I noticed a post to the snort-inline mailing list last week that announced a "changing maintainer and future plans." Snort-inline is a project which allows a Snort sensor positioned inline (as opposed to sniffing passively offline) to accept packets from IPTables and then make pass/drop decisions. William Metcalf is taking over as lead developer from Rob McMillen, although Rob will remain with the project along with newcomer Victor Julien.
William claims "we have been very busy working on snort_inline and evaluating the snort_inline code that is being integrated into the snort-2.3 source branch. That's right, you heard it here first: snort-2.3 will have snort_inline functionality built into it. Rob, Victor and I will be maintaining and supporting it. We will still maintain snort_inline as a separate project and use it as vehicle for bleeding-edge functionality and honey net-specific features."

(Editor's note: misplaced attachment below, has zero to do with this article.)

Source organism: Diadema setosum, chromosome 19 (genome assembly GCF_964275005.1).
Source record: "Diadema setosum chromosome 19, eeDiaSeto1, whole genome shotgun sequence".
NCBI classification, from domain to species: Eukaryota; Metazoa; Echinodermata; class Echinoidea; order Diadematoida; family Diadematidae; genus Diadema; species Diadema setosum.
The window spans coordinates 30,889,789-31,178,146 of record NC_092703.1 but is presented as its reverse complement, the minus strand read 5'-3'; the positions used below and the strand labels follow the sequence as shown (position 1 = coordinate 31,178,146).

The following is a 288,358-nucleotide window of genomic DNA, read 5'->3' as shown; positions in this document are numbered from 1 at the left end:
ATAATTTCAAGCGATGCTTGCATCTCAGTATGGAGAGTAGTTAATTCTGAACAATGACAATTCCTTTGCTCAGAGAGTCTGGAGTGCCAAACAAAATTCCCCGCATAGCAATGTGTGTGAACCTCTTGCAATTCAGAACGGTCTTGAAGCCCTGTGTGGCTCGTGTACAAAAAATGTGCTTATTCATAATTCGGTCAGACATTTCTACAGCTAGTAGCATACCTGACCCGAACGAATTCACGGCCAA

This is interesting because of comments Marty made at CanSecWest in April. He said Sourcefire was working on an inline capacity that would not use the existing Snort-inline code. I have not seen anything new appear at cvs.snort.org but I will keep looking.
I am interested in knowing if the inline features of Snort 2.3 will also be largely tied to Linux via IPTables. I asked about FreeBSD support in April, and there have been more recent discussions of support for OpenBSD. FreeBSD support is claimed but I believe it doesn't work on the 5.x tree. I also discussed the issue here last April, but I've never heard of anyone actually getting Snort-inline to work with any BSD system. For those who want to use Snort to inspect and drop traffic, support for BSD would allow running Snort on a very trustworthy platform like OpenBSD or take advantage of new traffic handling developments in FreeBSD.